Maputo — Mozambique's Minister of Mineral Resources, Esperanca Bias, has said there is no reason to delay the start of coal exports from Moatize, in the western province of Tete, which are scheduled to begin in the first half of 2011.
Last week, Roger Agnelli, the chairperson of the Brazilian mining giant Vale, one of the companies with coal concessions in Moatize, raised the possibility that disputes over transporting the coal might delay the start of exports.
Cited in the independent daily "O Pais", Agnelli said the problem concerned how much Vale should pay for the use of the Sena railway line, which would transport the coal from Moatize to the port of Beira.
The Sena railway, destroyed by the apartheid-backed Renamo rebels during the war of destabilisation, has been completely rebuilt and is under the management of the Indian company Rail India Technical Economic Services (RITES). But there is no consensus between the Indian company and Vale over the tariffs that Vale should pay.
Interviewed in Wednesday's issue of the Maputo daily "Noticias", Bias said that her ministry is working with the Transport Ministry to ensure that the movement of the Moatize coal begins on time
"There is liaison and very strong work between the two ministries to ensure that all the infrastructures will be available when requested to start the movement of coal production from Moatize", she declared.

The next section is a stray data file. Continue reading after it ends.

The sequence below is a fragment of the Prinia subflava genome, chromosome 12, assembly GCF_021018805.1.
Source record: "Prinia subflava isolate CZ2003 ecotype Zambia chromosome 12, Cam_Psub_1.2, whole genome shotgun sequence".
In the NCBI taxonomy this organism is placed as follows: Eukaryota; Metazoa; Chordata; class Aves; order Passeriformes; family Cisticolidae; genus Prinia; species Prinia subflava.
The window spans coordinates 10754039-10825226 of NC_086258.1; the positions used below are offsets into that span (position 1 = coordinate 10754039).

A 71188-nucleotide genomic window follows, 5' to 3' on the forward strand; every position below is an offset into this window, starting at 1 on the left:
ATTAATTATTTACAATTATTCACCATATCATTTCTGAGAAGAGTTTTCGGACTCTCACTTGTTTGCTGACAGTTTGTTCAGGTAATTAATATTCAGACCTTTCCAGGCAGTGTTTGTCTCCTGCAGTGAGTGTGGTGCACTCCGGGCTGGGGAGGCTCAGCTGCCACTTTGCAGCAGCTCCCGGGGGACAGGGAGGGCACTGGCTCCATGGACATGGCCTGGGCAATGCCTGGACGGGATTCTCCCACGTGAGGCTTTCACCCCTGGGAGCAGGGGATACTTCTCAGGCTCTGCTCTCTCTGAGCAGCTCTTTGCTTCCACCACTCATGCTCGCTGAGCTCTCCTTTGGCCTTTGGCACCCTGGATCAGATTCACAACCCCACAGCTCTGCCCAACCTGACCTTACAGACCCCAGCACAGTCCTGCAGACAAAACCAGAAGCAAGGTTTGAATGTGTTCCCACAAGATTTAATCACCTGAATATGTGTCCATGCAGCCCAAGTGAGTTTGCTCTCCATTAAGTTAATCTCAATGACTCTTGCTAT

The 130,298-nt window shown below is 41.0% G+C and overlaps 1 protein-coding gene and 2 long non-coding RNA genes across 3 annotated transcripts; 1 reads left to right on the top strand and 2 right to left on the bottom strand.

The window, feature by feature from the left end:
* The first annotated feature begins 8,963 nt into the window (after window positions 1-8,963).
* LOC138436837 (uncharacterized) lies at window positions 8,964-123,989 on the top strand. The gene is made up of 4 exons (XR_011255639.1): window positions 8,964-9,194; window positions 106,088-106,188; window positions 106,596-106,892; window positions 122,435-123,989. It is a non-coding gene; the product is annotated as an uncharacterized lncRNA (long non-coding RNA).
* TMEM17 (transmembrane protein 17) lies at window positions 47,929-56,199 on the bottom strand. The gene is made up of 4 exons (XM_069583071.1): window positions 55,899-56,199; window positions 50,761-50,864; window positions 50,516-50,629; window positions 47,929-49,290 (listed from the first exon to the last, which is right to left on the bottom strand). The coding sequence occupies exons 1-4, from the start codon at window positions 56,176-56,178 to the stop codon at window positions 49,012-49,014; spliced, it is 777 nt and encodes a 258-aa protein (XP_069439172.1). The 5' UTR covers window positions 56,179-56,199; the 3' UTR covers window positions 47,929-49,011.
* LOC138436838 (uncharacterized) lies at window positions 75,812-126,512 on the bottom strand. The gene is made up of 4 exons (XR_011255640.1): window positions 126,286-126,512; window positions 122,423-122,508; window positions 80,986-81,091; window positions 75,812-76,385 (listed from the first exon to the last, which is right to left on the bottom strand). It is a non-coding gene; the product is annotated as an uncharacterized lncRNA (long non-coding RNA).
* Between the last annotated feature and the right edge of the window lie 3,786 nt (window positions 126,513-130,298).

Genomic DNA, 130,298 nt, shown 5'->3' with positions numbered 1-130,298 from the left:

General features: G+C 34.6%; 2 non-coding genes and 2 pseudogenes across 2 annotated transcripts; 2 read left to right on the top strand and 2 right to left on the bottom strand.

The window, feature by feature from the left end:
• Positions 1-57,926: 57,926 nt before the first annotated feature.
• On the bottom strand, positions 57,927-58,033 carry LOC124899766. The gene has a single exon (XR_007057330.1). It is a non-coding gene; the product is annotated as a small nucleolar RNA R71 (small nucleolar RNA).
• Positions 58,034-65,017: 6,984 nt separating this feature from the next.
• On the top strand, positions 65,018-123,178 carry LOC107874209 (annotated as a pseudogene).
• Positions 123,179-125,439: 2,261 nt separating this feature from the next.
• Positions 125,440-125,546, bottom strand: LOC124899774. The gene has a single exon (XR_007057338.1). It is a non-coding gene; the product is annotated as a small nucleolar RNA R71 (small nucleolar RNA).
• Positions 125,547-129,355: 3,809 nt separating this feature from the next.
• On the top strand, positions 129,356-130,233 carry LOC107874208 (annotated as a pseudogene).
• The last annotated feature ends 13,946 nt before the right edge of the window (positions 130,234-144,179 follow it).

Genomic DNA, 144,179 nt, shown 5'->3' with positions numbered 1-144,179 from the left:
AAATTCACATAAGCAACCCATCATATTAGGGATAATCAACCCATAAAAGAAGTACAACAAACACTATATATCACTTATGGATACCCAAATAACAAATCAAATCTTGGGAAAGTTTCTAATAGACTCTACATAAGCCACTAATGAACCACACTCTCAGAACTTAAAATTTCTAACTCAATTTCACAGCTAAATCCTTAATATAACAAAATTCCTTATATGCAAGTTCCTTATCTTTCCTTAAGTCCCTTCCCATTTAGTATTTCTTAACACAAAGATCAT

She added that neither Vale nor RITES have approached the government about the tariff problem, or have warned the government that coal exports might not start on time. "What I can tell you, is that I have no knowledge of any postponement or delay in the start of moving the coal", she said.
Transport Minister Paulo Zucula has warned that if Vale and RITES cannot reach agreement, then the government will be forced to intervene. He pointed out that there is nothing unusual about buyers and sellers disagreeing over prices.
"At no time will we put the interests of the state at risk", he stressed, "and so we are following the negotiations, and if consensus cannot be achieved the government will intervene".
Early this year, the Tanzanian government revoked the contract under which RITES was to manage the Tanzania Railways company. That management contract was supposed to last for 25 years, but was cancelled after just three. RITES was accused of failing to invest in the Tanzanian rail network.
So far, only the Sena line is available to take the Vale coal to port, and Vale is expecting, in the initial phase, to move about five million tonnes of coal a year along the line. Later, a new line is projected that will link Moatize to the northern port of Nacala, via southern Malawi - but this ambitious project will probably not be available until 2015.
A second company, Riversdale Mining of Australia, which also hopes to start production in 2011, favours floating the coal on barges down the Zambezi, but this is dependent on economic and environmental viability studies.